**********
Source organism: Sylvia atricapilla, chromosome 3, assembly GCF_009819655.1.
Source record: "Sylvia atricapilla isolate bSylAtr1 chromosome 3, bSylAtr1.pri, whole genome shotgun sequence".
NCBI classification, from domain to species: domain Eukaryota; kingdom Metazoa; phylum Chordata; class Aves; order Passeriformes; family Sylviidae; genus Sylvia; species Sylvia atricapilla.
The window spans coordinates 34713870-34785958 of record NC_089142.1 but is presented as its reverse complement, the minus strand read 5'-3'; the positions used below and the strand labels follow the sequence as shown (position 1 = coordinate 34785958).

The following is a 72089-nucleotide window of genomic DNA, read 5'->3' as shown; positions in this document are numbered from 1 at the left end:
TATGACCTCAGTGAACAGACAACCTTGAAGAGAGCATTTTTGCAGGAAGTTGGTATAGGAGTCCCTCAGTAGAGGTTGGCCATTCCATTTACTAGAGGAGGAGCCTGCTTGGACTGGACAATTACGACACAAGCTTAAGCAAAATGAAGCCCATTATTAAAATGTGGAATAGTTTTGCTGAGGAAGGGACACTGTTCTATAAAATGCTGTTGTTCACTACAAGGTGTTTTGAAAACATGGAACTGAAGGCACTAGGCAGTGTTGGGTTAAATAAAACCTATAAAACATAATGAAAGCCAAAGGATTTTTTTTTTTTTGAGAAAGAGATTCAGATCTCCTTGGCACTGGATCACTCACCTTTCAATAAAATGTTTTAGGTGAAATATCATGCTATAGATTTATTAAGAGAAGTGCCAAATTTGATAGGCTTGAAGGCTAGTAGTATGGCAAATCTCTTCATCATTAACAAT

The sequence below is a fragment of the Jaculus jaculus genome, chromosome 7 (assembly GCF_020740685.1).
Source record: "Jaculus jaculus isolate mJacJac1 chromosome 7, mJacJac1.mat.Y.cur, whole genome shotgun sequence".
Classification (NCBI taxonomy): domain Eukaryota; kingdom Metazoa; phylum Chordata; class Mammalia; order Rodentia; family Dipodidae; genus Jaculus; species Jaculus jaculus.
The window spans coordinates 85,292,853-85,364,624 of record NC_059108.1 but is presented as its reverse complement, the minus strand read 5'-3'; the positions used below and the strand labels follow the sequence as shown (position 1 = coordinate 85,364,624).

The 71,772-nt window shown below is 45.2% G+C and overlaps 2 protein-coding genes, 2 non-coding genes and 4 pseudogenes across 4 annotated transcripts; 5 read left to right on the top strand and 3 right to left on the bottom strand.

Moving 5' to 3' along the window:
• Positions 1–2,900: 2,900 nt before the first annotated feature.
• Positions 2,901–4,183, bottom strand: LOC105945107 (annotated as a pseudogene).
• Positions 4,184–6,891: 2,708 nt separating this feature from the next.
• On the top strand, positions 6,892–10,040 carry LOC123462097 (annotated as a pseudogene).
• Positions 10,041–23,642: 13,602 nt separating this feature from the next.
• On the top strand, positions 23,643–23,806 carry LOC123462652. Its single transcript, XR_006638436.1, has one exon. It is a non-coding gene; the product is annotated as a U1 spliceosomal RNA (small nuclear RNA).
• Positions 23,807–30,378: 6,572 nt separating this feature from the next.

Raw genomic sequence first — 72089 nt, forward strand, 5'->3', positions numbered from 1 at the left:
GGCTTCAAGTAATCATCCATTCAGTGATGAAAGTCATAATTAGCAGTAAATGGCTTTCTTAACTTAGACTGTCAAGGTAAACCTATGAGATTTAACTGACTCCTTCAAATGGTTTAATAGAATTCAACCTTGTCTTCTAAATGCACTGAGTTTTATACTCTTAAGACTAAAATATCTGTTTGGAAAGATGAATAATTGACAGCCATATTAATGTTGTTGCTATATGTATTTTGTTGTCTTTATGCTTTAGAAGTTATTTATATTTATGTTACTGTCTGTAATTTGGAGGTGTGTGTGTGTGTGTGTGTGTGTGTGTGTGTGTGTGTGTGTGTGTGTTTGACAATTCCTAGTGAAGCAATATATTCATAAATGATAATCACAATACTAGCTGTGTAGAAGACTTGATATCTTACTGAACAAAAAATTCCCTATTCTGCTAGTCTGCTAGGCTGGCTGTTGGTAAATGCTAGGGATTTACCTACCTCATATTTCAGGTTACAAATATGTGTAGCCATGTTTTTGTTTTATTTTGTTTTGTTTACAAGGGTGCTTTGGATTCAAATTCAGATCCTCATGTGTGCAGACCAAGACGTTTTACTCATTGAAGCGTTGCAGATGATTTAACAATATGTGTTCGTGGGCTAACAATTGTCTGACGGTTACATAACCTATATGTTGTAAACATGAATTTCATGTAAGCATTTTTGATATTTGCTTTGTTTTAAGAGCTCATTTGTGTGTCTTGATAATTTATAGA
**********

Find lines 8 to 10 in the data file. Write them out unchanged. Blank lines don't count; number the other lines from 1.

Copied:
Source record: "Jaculus jaculus isolate mJacJac1 chromosome 7, mJacJac1.mat.Y.cur, whole genome shotgun sequence".
Classification (NCBI taxonomy): domain Eukaryota; kingdom Metazoa; phylum Chordata; class Mammalia; order Rodentia; family Dipodidae; genus Jaculus; species Jaculus jaculus.
The window spans coordinates 85,292,853-85,364,624 of record NC_059108.1 but is presented as its reverse complement, the minus strand read 5'-3'; the positions used below and the strand labels follow the sequence as shown (position 1 = coordinate 85,364,624).